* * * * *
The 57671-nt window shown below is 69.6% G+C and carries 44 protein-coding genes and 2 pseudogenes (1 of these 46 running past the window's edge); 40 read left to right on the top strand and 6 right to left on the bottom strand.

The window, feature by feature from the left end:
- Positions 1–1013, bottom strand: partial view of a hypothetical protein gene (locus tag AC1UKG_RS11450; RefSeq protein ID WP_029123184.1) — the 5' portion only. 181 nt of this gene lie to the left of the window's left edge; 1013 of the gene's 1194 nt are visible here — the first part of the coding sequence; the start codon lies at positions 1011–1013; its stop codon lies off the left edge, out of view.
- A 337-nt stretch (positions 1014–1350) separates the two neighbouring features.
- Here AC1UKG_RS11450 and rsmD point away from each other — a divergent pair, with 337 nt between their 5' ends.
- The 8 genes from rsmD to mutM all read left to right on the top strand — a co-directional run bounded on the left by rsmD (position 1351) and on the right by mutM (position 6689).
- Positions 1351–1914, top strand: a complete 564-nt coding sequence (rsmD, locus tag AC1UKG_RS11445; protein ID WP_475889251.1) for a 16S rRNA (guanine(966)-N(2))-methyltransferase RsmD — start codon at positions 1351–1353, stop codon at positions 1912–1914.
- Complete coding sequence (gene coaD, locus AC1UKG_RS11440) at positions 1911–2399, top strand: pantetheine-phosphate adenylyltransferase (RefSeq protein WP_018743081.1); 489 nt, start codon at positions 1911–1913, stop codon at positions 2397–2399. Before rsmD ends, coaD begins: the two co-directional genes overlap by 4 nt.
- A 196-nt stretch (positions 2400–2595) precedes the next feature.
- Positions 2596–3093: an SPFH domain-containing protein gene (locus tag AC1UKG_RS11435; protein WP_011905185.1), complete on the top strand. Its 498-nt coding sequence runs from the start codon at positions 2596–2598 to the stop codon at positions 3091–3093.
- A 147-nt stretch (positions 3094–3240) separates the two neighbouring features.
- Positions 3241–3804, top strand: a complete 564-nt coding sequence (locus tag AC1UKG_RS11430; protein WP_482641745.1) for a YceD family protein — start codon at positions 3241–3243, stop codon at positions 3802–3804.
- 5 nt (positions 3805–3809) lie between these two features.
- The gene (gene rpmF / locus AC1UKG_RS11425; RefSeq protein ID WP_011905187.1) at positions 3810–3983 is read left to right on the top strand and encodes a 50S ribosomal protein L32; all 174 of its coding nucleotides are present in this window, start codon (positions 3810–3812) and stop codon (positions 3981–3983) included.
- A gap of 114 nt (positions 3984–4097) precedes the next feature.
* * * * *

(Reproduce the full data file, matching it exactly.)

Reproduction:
The 57671-nt window shown below is 69.6% G+C and carries 44 protein-coding genes and 2 pseudogenes (1 of these 46 running past the window's edge); 40 read left to right on the top strand and 6 right to left on the bottom strand.

The window, feature by feature from the left end:
- Positions 1–1013, bottom strand: partial view of a hypothetical protein gene (locus tag AC1UKG_RS11450; RefSeq protein ID WP_029123184.1) — the 5' portion only. 181 nt of this gene lie to the left of the window's left edge; 1013 of the gene's 1194 nt are visible here — the first part of the coding sequence; the start codon lies at positions 1011–1013; its stop codon lies off the left edge, out of view.
- A 337-nt stretch (positions 1014–1350) separates the two neighbouring features.
- Here AC1UKG_RS11450 and rsmD point away from each other — a divergent pair, with 337 nt between their 5' ends.
- The 8 genes from rsmD to mutM all read left to right on the top strand — a co-directional run bounded on the left by rsmD (position 1351) and on the right by mutM (position 6689).
- Positions 1351–1914, top strand: a complete 564-nt coding sequence (rsmD, locus tag AC1UKG_RS11445; protein ID WP_475889251.1) for a 16S rRNA (guanine(966)-N(2))-methyltransferase RsmD — start codon at positions 1351–1353, stop codon at positions 1912–1914.
- Complete coding sequence (gene coaD, locus AC1UKG_RS11440) at positions 1911–2399, top strand: pantetheine-phosphate adenylyltransferase (RefSeq protein WP_018743081.1); 489 nt, start codon at positions 1911–1913, stop codon at positions 2397–2399. Before rsmD ends, coaD begins: the two co-directional genes overlap by 4 nt.
- A 196-nt stretch (positions 2400–2595) precedes the next feature.
- Positions 2596–3093: an SPFH domain-containing protein gene (locus tag AC1UKG_RS11435; protein WP_011905185.1), complete on the top strand. Its 498-nt coding sequence runs from the start codon at positions 2596–2598 to the stop codon at positions 3091–3093.
- A 147-nt stretch (positions 3094–3240) separates the two neighbouring features.
- Positions 3241–3804, top strand: a complete 564-nt coding sequence (locus tag AC1UKG_RS11430; protein WP_482641745.1) for a YceD family protein — start codon at positions 3241–3243, stop codon at positions 3802–3804.
- 5 nt (positions 3805–3809) lie between these two features.
- The gene (gene rpmF / locus AC1UKG_RS11425; RefSeq protein ID WP_011905187.1) at positions 3810–3983 is read left to right on the top strand and encodes a 50S ribosomal protein L32; all 174 of its coding nucleotides are present in this window, start codon (positions 3810–3812) and stop codon (positions 3981–3983) included.
- A gap of 114 nt (positions 3984–4097) precedes the next feature.